Nobel winners ask Putin to drop activists’ charges
Turkish activist Gizem Akhan (R) is one of the detained Greenpeace members. Russia has been under global pressure for the activists’ release. AA photoEleven Nobel Peace Prize winners have called on Russian President Vladimir Putin to ensure that “excessive charges of piracy” against 30 Greenpeace activists are dropped, Greenpeace said today.
“We are writing to ask you to do all you can to ensure that the excessive charges of piracy against the 28 Greenpeace activists, freelance photographer and freelance videographer are dropped, and that any charges brought are consistent with international and Russian law,” they said in a letter, according to Agence France--Presse .
“We are confident that you share our desire to respect the right to nonviolent protest,” they said in the letter released by Greenpeace.
The Russian authorities have charged the 30 crew members with piracy, which carries a maximum sentence of 15 years, after they staged a protest against Arctic oil drilling last month.
The activists from 18 countries have been placed in pre-trial detention until late November, where their lawyer said they have to endure “inhuman conditions.” The Nobel laureates including South African Bishop Desmond Tutu and former President of East Timor Jose Ramos Horta said that an oil spill in the Arctic would have a “catastrophic impact” on local communities.
“We, like millions of people around the world, are watching this case, eager to see Russian authorities drop the piracy charges, treat the ‘Arctic 30’ in accordance with international law, reaffirm the right to nonviolent protest, and rededicate efforts to protect the Arctic.” Putin has said that the activists from Greenpeace’s Dutch-flagged vessel “of course are not pirates” but his spokesman later said the president had expressed his own opinion. Last week Russian investigators said “narcotic substances” had been found on the ship and several of the activists would face additional charges.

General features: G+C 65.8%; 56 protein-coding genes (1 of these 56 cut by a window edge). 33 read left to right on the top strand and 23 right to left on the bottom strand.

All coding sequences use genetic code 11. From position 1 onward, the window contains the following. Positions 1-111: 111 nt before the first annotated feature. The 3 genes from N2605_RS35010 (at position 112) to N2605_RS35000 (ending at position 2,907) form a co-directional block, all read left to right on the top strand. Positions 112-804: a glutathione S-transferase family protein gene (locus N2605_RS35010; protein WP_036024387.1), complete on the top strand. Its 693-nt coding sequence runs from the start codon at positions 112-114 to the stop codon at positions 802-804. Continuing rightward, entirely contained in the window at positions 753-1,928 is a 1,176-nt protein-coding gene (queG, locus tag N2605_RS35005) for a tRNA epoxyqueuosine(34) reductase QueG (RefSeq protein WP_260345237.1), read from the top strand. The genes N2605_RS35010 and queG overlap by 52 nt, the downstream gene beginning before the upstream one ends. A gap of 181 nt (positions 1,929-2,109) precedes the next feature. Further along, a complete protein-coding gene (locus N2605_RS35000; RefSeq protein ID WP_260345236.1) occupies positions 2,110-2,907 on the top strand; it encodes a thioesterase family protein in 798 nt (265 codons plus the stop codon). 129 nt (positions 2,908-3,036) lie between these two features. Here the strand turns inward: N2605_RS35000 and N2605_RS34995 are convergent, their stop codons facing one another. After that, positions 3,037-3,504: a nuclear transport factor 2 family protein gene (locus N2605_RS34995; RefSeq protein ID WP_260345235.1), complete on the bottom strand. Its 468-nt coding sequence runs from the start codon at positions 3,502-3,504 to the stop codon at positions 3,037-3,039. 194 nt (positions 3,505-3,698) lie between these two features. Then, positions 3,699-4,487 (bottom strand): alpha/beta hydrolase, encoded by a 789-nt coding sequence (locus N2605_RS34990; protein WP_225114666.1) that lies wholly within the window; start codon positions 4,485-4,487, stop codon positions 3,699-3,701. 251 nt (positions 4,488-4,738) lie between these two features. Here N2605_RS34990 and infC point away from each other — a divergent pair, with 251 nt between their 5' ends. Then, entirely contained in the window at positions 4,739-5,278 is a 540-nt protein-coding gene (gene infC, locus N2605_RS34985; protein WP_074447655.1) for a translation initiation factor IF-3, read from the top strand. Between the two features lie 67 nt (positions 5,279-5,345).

Merkel calls Putin
German Chancellor Angela Merkel told Russia’s President Vladimir Putin on Oct. 16 of her concerns over the arrest of Greenpeace activists after a protest at an Arctic drilling platform and urged a swift resolution of the case.
“The Chancellor expressed her concern to Putin over the arrest of the crew of the Greenpeace boat, impounded in Russia, and voiced her hope that this case will soon be resolved,” Merkel’s spokesman said in a statement, Reuters reported.
Germany has become an increasingly vocal critic of Moscow’s record on human rights, despite Russia’s importance as an energy exporter, straining personal ties between Merkel and Putin.
A Kremlin statement about the leaders’ telephone call made no mention of the activists.
Days back, several dozen journalists took to the streets of Saint Petersburg to demand the release of Denis Sinyakov, detained on piracy charges along with the crew of a Greenpeace ship after an Arctic oil drilling protest. The Greenpeace members, who come from nearly 20 countries, have been ordered held until late November pending further investigation. A Turkish activist, Gizem Akhan, is also one of the detained activists.